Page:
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April 26, 1976

Lymphogranuloma Venereum A Cause of Cervical Lymphadenopathy

Author Affiliations

From the departments of medicine (Division of Infectious Diseases) (Drs Thorsteinsson and Musher) and pathology (Drs Min and Gyorkey), Baylor College of Medicine and the Veterans Administration Hospital, Houston.

JAMA. 1976;235(17):1882. doi:10.1001/jama.1976.03260430052029

CERVICAL lymphadenopathy is a relatively common clinical problem. Differential diagnosis includes hematological, lymphoreticular, or metastatic malignancies, mycobacterial, bacterial, viral, or rickettsial infections, and diseases of unknown etiology such as sarcoidosis and catscratch fever. In this report, we describe a patient whose cervical lymphadenopathy was the presenting manifestation of lymphogranuloma venereum infection.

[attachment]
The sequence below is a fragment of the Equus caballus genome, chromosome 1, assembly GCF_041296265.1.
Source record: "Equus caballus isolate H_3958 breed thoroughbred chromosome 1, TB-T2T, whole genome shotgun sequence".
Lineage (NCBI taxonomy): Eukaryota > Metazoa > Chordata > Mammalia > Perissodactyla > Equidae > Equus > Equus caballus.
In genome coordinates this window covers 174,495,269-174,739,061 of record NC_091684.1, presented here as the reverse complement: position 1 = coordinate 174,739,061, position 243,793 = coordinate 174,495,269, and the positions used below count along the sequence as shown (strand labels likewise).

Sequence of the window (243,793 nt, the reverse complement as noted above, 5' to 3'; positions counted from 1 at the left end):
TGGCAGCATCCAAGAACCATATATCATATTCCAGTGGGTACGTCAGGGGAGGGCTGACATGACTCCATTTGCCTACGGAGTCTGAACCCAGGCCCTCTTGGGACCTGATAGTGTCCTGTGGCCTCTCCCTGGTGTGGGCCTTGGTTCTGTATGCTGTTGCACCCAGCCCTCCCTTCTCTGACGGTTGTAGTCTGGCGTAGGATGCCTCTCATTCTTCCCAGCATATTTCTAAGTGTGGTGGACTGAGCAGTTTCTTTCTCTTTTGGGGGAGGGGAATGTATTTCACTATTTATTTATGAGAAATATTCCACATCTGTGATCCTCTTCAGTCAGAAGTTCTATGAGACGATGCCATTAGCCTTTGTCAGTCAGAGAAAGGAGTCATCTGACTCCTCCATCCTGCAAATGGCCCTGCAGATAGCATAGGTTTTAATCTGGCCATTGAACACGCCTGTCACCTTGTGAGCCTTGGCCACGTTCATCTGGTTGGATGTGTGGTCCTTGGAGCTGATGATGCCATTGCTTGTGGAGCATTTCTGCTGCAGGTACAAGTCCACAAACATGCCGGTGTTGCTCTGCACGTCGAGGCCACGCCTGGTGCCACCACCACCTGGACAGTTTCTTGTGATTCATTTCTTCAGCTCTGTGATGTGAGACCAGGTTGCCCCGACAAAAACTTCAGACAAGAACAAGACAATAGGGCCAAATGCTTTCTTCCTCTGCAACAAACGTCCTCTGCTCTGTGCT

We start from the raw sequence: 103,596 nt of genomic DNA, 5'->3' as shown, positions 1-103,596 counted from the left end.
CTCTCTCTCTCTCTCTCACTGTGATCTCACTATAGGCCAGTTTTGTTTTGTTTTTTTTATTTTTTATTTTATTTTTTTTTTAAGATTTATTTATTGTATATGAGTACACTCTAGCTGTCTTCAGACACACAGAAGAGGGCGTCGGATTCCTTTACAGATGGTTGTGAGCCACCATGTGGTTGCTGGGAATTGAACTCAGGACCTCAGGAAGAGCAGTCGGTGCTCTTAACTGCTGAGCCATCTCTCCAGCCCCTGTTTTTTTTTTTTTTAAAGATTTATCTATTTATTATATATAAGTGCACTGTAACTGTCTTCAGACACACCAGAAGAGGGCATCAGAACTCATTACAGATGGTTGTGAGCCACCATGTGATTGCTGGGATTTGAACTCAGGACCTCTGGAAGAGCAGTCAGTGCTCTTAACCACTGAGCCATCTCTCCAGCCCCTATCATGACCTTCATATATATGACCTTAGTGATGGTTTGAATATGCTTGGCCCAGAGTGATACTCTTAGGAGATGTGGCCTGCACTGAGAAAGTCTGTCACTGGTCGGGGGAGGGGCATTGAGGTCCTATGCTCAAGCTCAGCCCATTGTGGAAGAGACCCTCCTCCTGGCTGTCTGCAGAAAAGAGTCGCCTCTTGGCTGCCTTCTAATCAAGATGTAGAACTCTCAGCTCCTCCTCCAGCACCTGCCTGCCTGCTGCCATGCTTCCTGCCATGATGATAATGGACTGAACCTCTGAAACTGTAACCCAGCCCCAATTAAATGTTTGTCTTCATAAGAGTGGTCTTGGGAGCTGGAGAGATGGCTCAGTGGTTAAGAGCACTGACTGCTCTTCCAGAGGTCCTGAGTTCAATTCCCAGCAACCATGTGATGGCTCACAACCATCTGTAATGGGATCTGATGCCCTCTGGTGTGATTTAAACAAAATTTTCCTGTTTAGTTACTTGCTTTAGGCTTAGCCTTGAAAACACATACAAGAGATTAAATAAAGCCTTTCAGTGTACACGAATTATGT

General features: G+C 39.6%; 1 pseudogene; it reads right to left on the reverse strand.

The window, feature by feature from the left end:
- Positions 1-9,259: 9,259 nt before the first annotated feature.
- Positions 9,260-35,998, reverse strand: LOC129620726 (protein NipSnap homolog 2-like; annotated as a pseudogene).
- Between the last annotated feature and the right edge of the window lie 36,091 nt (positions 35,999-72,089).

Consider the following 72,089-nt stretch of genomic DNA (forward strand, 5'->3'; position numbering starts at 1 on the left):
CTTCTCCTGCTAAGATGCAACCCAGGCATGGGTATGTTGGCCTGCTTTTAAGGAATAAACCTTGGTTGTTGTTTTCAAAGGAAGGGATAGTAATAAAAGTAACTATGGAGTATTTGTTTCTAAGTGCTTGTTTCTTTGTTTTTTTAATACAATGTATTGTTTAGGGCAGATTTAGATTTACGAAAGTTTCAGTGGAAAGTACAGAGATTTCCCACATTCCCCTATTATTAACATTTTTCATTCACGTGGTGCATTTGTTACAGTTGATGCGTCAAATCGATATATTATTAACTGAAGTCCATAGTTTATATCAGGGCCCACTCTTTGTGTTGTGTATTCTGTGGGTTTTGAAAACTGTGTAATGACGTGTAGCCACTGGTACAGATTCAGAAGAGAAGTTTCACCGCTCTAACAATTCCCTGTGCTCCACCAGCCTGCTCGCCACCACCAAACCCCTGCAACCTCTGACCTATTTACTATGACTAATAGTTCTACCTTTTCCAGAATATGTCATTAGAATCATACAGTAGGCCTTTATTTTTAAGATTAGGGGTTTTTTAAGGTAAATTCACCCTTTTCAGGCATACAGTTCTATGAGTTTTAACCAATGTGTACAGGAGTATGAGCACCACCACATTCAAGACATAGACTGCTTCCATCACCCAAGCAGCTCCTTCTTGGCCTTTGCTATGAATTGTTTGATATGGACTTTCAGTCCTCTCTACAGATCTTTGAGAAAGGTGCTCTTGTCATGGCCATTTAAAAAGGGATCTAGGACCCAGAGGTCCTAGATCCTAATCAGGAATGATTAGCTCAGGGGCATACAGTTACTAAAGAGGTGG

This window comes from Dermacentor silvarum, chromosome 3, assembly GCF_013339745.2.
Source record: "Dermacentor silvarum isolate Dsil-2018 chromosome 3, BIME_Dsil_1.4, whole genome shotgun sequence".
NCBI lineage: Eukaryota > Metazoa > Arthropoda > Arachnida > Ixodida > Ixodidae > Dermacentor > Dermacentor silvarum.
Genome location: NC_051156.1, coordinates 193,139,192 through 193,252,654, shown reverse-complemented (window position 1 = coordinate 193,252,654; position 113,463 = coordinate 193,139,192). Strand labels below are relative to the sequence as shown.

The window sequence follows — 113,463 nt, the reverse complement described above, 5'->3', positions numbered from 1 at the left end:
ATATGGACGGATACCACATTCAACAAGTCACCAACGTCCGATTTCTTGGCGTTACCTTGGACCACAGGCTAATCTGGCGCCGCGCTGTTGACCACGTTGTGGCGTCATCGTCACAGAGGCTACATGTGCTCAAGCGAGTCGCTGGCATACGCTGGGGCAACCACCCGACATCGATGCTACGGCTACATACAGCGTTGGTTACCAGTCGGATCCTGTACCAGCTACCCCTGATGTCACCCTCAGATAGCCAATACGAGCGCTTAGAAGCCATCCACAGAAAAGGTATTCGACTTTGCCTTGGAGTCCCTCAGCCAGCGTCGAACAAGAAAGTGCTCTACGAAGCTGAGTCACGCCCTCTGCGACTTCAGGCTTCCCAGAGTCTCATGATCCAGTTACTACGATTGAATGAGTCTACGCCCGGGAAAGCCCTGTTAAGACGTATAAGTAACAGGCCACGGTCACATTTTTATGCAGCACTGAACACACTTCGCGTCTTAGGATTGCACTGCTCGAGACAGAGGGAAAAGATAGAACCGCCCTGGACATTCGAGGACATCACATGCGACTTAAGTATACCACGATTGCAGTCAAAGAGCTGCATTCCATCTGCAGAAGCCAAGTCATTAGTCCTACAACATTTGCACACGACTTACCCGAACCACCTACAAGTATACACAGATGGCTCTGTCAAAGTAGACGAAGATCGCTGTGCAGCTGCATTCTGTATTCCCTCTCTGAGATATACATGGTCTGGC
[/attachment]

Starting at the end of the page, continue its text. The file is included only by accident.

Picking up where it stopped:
Report of a Case  A 31-year-old graduate student was admitted to the Houston Veterans Administration Hospital because of cervical lymphadenopathy. In the two months before admission, he noted anorexia, easy fatigability, and a 6.5-kg weight loss. Eight days before admission, he began to have a low-grade fever associated with enlarging lymph nodes on the left side of his neck. He denied recent infections of the teeth or tongue, penile lesions, or urethral discharge. Former medical history was unremarkable except for one year of prophylactic isoniazid therapy in 1969 for a positive tuberculin skin test. He admitted to moderate use